Dark Star

Here’s the final patina on the bronze piece… I’m very happy with how it turned out, and even more excited that the final bid garnered a nice donation to Roots & Culture at their annual benefit auction. The installation for Dark Star went smoothly, but down to the wire (of course..always). Smoothly in the sense that we didn’t have to pull any late nights in the gallery, and though my cousin arrived precisely at 6 pm for the opening and pointed out that I already had a drink in my hand, I’m pretty sure we finished installing around 5:59. Over the years I’ve learned that I’m motivated by deadlines, but also that if I finish with time to spare, I don’t feel like I’ve put enough time and thought into the project.

The opening was great. We had a good stream of people coming through; family members, old friends from Ox-Bow, and a whole bunch of new friends too. Eric cooked up some tasty empanadas, and busted out an extra-smooth playlist for the after party. Many thanks to Bad at Sports who listed us in their Top 5 Weekend Picks, and also for the E-Dogz Zombie Apocalypse Refuge Center shout in Edition #9. Check out Eric’s post about the silkworm pupae and painkillers that we served to a few adventurous patrons, and quite a few cautious ones. What surprised me most is how hesitant people were toward Spam! I guess I have too many Hawaiian and Filipino friends.. but seriously.. someone turned down Spam for silkworm pupae?

For this body of work I kept reverting back to a conversation I had with Chris Wiley at an opening last year. I was describing the various interests I have, and he bluntly and eloquently pointed out that my work is about waves. It was a somewhat lucid moment, and gave me a different perspective about how I approach my work. The installation at Roots & Culture begins with a video segment I shot at the 2013 Rincon Classic surfing competition. I stitched the waves together to create a three-minute seamless loop, and mounted it to the wall in a gold frame. The audio is transmitted through an old sun-bleached beach chair that is attached to the FM transmitter and functions as the antenna. The signal makes its way across the gallery, receiving interference from the flashing sculpture titled Billboard. I first started noticing empty sign frames like this in Los Angeles, where a business no longer exists and they’ve removed the facade of their signage but left the lights on. I find them fascinating and see them everywhere now. The fluorescent bulbs don’t take kindly to being flashed on and off like this, and as they slowly burn out they get softer and softer and the aggressive flashing becoming increasingly hypnotic.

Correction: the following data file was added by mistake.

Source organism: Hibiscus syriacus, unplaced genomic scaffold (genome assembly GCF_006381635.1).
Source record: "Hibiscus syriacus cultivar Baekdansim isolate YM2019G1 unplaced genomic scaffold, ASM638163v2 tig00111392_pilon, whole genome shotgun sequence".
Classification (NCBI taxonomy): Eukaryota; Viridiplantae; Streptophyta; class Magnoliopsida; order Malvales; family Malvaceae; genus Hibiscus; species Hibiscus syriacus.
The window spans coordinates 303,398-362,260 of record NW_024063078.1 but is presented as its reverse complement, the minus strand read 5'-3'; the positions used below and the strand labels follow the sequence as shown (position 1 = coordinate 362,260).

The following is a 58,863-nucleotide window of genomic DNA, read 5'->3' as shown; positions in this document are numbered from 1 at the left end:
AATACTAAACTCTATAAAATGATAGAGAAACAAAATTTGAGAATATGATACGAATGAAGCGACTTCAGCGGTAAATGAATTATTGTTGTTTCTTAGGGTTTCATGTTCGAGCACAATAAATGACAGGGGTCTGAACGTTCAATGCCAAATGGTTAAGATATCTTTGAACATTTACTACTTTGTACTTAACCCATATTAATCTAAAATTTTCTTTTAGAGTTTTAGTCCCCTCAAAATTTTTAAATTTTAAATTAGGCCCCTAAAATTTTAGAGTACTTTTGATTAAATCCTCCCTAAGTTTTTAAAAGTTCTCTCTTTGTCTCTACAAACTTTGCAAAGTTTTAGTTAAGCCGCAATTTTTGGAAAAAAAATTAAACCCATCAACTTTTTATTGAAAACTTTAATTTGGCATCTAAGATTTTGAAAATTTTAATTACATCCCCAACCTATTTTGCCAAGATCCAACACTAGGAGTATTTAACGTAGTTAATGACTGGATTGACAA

I stumbled across the work of Dieter Rams earlier this year and realized that he is perhaps the source of the clean, white aesthetic of gadgetry & technology that I am so attracted to. Rams was the Chief Design Officer at Braun from 1961 to 1995, and his work is seemingly the root to many of Apple’s designs as well. The vintage Braun RT-20 radio included in the Shrine for Dieter Rams (above) was incidentally designed in 1961 at the very beginning of his Chief position with the company. I haphazardly stumbled into this piece; Braun radios are hard to find and I initially wasn’t sure what to put it on either. Eventually I devised this clash between the tasteful design of the radio and the kitsch bamboo aesthetic I’ve been using. After working for the The Haas Brothers in Los Angeles, and picking up a copy of Design and Art, I was much less hesitant to approach building something that could be considered a piece of “furniture.” The book discusses the relationships between design and art, including an interview with Dieter Rams and also an article by Andrea Zittel, who designed the island that I’ll be living on this summer. At some point I realized that the original concept for the bamboo structure in the Shrine was inspired by the side table I helped fabricate for the Haas Brothers’ Versace Home collection. Though the final result is far from the original concept I came up with, I was initially curious how working for designers in a furniture shop would ultimately influence my artwork.

Finally, I had another lucid moment while installing my work for Dark Star. Kneeling in front of the Shrine for Dieter Rams to tune the 52-year-old radio, I realized that the ocean I was trying to pick up from the transmitter in the other room sounded nearly identical to the radio static I was trying to filter out.

I’ve posted videos and images of my work from the exhibition on my website, including a new series of cyanotypes and UV photodegradation prints I made with my tanning lamps. You can find it all here.

Roots & Culture is open Saturdays from 10-6 and by appointment. The exhibition runs through June 15th.

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